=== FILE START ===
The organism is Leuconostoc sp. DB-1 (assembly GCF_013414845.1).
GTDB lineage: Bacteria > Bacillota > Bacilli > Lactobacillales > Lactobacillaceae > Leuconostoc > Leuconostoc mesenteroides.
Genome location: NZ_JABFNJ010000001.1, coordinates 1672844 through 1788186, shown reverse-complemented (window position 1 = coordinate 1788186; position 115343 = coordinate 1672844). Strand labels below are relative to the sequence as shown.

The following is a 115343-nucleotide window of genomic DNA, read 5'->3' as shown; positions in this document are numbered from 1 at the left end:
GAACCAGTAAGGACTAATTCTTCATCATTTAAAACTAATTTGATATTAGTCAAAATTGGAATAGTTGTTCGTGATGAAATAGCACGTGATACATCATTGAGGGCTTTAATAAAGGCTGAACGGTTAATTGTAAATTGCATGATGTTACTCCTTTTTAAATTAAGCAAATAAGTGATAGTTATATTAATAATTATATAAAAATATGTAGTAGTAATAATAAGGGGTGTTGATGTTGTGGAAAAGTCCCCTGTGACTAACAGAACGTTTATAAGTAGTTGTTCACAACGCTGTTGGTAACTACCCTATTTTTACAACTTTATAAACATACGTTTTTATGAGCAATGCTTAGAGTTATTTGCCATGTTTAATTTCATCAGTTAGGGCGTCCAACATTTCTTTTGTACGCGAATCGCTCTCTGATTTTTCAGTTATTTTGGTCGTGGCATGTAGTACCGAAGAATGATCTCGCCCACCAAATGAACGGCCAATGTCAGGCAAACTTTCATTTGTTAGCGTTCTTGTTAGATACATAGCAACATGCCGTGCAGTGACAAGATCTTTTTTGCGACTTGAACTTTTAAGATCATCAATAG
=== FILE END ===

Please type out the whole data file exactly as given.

The organism is Leuconostoc sp. DB-1 (assembly GCF_013414845.1).
GTDB lineage: Bacteria > Bacillota > Bacilli > Lactobacillales > Lactobacillaceae > Leuconostoc > Leuconostoc mesenteroides.
Genome location: NZ_JABFNJ010000001.1, coordinates 1672844 through 1788186, shown reverse-complemented (window position 1 = coordinate 1788186; position 115343 = coordinate 1672844). Strand labels below are relative to the sequence as shown.

The following is a 115343-nucleotide window of genomic DNA, read 5'->3' as shown; positions in this document are numbered from 1 at the left end:
GAACCAGTAAGGACTAATTCTTCATCATTTAAAACTAATTTGATATTAGTCAAAATTGGAATAGTTGTTCGTGATGAAATAGCACGTGATACATCATTGAGGGCTTTAATAAAGGCTGAACGGTTAATTGTAAATTGCATGATGTTACTCCTTTTTAAATTAAGCAAATAAGTGATAGTTATATTAATAATTATATAAAAATATGTAGTAGTAATAATAAGGGGTGTTGATGTTGTGGAAAAGTCCCCTGTGACTAACAGAACGTTTATAAGTAGTTGTTCACAACGCTGTTGGTAACTACCCTATTTTTACAACTTTATAAACATACGTTTTTATGAGCAATGCTTAGAGTTATTTGCCATGTTTAATTTCATCAGTTAGGGCGTCCAACATTTCTTTTGTACGCGAATCGCTCTCTGATTTTTCAGTTATTTTGGTCGTGGCATGTAGTACCGAAGAATGATCTCGCCCACCAAATGAACGGCCAATGTCAGGCAAACTTTCATTTGTTAGCGTTCTTGTTAGATACATAGCAACATGCCGTGCAGTGACAAGATCTTTTTTGCGACTTGAACTTTTAAGATCATCAATAG